• Chris Cillizza writes "The Fix," a politics blog for the Washington Post. He also covers the White House.

In the heat of the 2016 campaign, "Meet the Press" host Chuck Todd asked Donald Trump whom he spoke to for military advice.

"Well, I watch the shows," Trump responded. "I mean, I really see a lot of great - you know, when you watch your show and all of the other shows, and you have the generals."

Trump's campaign insisted that he was misunderstood - that he spoke to lots of military advisers in addition to watching them on television.

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Maybe. But what has become very clear in the intervening months - even as Trump stunned the world by winning the presidential election - is that he a) watches massive amount of cable TV and b) regularly reacts to it and borrows ideas from it.

Take this example from Sunday morning. At 6:25 a.m., Fox News showed a graphic claiming that 72 percent of all refugees admitted into the United States since Trump's travel ban was put on ice by the courts hail from the seven countries that were on the no-admittance list of the executive order.

Thirty minutes later, Trump tweeted: "72% of refugees admitted into U.S. (2/3 -2/11) during COURT BREAKDOWN are from 7 countries: SYRIA, IRAQ, SOMALIA, IRAN, SUDAN, LIBYA & YEMEN." (Thanks to CNN's Brian Stelter for documenting it!)

Or this one from Friday: Twelve minutes after he saw an allegedly supportive blog post featured on Morning Joe about the U.S. Court of Appeals for the 9th Circuit ruling, Trump tweeted it out to his 24.5 million Twitter followers. (Sidebar: That blog post wasn't as supportive as he thought.)

These are far from isolated incidents. In fact, it has become something of a cottage industry to try to link Trump's early-morning tweets to something he has seen on television in the very recent past. An Associated Press story this past week detailed Trump's difficult transition to the White House and included this remarkable paragraph:

"The president's advisers have tried to curb his cable news consumption during the workday. But there are no limits when the president returns to the residence. During another recent telephone conversation, Trump briefly put down the phone so he could turn up the volume on a CNN report. When he returned to the call, he was complaining about 'fake news.'"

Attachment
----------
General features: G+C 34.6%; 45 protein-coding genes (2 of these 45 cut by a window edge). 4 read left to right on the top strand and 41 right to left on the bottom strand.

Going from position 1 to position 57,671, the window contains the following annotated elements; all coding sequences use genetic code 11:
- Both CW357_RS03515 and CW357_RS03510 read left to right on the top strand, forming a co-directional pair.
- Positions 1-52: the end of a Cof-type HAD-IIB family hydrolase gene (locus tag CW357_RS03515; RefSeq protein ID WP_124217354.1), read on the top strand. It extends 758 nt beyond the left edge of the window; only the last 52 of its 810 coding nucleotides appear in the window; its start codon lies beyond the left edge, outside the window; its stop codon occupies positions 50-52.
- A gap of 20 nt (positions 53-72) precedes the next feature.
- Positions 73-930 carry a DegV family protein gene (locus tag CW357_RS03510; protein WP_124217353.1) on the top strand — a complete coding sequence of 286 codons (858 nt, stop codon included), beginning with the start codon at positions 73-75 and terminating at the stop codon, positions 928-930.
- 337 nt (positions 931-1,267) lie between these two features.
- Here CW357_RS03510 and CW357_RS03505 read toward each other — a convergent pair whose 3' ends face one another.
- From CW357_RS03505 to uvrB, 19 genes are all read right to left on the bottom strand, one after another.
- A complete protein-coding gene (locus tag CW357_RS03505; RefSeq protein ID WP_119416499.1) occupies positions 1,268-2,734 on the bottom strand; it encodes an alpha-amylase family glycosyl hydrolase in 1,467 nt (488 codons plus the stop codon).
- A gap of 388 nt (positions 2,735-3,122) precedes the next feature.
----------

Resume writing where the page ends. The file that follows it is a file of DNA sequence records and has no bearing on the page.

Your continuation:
The best possible interpretation of Trump's obsession with cable TV is that he is constantly plugged in, always searching for pieces of information that help inform a situation or sell a plan to the public. President Barack Obama famously disdained cable news and actively sought to avoid it - a decision that led some of his critics to cast him as aloof and out of touch.

But even if you are a Trump ally, it is hard to see the amount of cable television he consumes as a good thing. Presidents need to be aware of the circumstances in the country and the world, but using cable news as your primary source for that information probably isn't the best move. (Nota bene: I love cable news!) A president simply can't be reactive to every gibe that is thrown his way on 24-hour news networks. If you spent your days responding to what people said about you on cable, you wouldn't have much time to do anything else. Like, for instance, run the country.

That's the point Trump's advisers seem to be making to him - albeit unsuccessfully - over and over again. And yet, every morning, like clockwork, Trump takes to his phone to provide running commentary on cable news.

(Another gem from Sunday morning: "While on FAKE NEWS @CNN, Bernie Sanders was cut off for using the term fake news to describe the network. They said technical difficulties!" This interview actually occurred several days ago. And Sanders was joking about so-called "fake news.")

The reality of Trump is that he is 70-year-old man who is set in his ways. (That's not meant as a criticism. I am a 40-year-old man who is set in his ways.) Trump has spent a lifetime using cable TV as a sounding board. He seems to believe that he learns from it and benefits politically from reacting to it. No adviser is going to dissuade him from those habits simply because he is now president of the United States.

In Trump, we have the first president of and for the cable news era. He's obsessed. He's not changing. And he's not sorry.